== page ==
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John Renbourn - Sir John Alot of Merrie Englandes Musyk Thynge and Ye Grene Knighte CD (album) cover


John Renbourn


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4.00 | 5 ratings

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4 stars John Renbourn's third solo album titled Sir John Alot of Merrie Englandes Musyk Thynge And Ye Grene Knighte (there, I said the entire thing once!) was his jumping off point into pre renaissance music and his bevy of instrumental guitar albums that followed. While relying on pastiche compositions, Renbourn approximated, almost too well, the themes of kings, courtly castles, galliards, knights and damsels in distress in an opening round of stately songs in "The Earle Of Salisbury" and the "Lady Goes To Church". Which themselves bookend an instrumental version of the traditional song "The Trees They Do Grow High", which helps to keep this unique album squarely in the category of British folk just in case too many at the time questioned it's place in the musical hierarchy. Indeed, the entire album is instrumental and features just Renbourn on acoustic guitar with help on few songs from Pentangle member Terry Cox on hand drums and glockenspiel along with Ray Warleigh on flute.

As if the album's title was not enough to telegraph that Renbourn was taking all this in a very tongue and cheek manner, at the end of his forth pseudo Elizabethan song "Morgana", he switches gears and jumps headlong into Charles Loyd's rollicking R&B tune titled "Transfusion" that sounds a great deal like an instrumental version of Ray Charles' "What I Say". Following directly on side 2 into the swinging "Forty Eight" which further reinforces Renbourn's sense of fun and adventure while also reaffirming his prowess as a master guitar player. Renbourn returns briefly to merry old England with "My Dear Boy" before swinging into the blues with "White Fishes" and the infectious "Sweet Potato" before bringing his steaming guitar picking to a climax with the self penned "Seven Up" that features Cox going ballistic on hand drums.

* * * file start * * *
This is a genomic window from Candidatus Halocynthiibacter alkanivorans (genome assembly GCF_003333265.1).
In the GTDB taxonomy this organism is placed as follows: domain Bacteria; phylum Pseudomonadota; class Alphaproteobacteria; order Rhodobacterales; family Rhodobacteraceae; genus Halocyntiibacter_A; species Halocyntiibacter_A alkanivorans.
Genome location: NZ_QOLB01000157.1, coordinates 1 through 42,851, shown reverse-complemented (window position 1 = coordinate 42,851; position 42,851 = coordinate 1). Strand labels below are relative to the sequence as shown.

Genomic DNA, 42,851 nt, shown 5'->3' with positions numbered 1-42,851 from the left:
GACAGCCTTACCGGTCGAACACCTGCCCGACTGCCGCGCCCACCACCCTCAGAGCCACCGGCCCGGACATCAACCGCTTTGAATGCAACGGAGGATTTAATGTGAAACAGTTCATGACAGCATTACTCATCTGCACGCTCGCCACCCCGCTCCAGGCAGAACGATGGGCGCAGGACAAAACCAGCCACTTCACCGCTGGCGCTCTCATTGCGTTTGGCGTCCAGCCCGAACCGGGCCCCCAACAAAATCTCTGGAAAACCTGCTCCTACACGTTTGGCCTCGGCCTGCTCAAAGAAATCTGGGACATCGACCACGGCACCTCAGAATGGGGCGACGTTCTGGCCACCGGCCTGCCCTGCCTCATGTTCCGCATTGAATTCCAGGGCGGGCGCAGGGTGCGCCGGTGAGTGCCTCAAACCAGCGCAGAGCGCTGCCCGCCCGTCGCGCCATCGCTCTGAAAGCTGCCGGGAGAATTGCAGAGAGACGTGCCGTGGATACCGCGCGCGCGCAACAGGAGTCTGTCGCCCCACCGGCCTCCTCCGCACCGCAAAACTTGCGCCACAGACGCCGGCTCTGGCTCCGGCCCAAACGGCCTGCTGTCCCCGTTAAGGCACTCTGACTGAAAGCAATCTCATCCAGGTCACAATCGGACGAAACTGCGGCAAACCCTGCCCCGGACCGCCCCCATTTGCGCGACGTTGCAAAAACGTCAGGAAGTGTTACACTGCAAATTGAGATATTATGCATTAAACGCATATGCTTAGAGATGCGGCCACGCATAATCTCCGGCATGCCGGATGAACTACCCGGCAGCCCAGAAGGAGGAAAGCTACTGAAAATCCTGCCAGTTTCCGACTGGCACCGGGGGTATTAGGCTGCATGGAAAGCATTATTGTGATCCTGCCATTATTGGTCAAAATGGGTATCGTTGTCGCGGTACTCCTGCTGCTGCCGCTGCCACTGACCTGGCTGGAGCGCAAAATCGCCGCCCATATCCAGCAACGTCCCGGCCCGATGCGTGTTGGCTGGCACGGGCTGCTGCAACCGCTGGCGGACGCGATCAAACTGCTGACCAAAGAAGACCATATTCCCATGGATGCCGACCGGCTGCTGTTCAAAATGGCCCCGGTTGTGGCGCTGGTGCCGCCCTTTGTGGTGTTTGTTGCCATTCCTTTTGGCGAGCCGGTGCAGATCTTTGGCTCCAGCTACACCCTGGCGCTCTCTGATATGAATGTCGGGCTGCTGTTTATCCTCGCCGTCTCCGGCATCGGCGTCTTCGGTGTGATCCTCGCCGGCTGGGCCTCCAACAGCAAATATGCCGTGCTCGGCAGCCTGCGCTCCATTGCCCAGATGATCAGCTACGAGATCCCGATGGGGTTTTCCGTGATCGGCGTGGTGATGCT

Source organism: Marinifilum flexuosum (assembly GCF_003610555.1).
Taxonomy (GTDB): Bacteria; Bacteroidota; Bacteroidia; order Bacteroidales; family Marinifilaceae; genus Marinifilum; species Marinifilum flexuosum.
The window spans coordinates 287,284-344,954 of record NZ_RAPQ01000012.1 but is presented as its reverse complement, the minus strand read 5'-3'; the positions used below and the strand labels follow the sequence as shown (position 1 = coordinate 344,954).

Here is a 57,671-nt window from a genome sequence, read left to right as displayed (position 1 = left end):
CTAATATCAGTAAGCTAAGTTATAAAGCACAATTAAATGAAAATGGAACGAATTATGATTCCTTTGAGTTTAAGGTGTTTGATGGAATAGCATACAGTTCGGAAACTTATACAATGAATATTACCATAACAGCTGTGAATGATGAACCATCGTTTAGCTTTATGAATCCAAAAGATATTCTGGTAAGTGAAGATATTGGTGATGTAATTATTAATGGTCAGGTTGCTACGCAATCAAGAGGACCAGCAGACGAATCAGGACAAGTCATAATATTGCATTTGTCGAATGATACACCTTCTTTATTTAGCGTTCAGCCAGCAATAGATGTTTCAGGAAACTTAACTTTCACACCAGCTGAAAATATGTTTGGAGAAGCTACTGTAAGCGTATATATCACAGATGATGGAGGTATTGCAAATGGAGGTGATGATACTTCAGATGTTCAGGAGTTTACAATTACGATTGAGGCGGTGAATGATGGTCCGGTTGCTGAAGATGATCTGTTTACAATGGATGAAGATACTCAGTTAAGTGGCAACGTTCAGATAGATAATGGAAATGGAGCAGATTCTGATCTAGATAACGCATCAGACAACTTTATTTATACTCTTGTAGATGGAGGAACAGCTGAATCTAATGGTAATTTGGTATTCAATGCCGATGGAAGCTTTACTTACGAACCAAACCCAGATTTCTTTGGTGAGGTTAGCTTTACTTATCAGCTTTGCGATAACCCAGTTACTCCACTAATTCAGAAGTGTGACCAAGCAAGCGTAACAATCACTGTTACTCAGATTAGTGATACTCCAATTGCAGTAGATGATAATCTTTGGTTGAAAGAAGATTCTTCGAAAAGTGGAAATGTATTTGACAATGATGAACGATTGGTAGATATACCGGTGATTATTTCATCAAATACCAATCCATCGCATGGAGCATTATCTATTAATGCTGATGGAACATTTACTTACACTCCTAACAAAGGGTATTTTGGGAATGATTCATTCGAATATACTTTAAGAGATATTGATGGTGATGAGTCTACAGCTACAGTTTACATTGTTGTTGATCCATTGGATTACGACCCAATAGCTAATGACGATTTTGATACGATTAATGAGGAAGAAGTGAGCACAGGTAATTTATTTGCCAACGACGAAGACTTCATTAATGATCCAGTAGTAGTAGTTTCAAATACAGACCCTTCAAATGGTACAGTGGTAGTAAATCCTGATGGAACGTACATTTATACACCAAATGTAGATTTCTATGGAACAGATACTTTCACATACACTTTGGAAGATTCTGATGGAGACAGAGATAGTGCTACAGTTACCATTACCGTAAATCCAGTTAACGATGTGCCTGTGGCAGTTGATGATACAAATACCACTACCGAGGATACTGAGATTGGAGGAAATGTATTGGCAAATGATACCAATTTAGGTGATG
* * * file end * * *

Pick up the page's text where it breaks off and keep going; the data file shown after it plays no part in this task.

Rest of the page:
At a time when rock and pop music was reaching into virgin territories, Sir John Alot fits nicely into the eccentric climes of 1968. As well it should being released just one month after Renbourn's flagship project Pentangle released their eponymous debut studio album. The sky was limit at the time and John Renbourn was only just starting to take flight. 4 stars.

SteveG | 4/5 |


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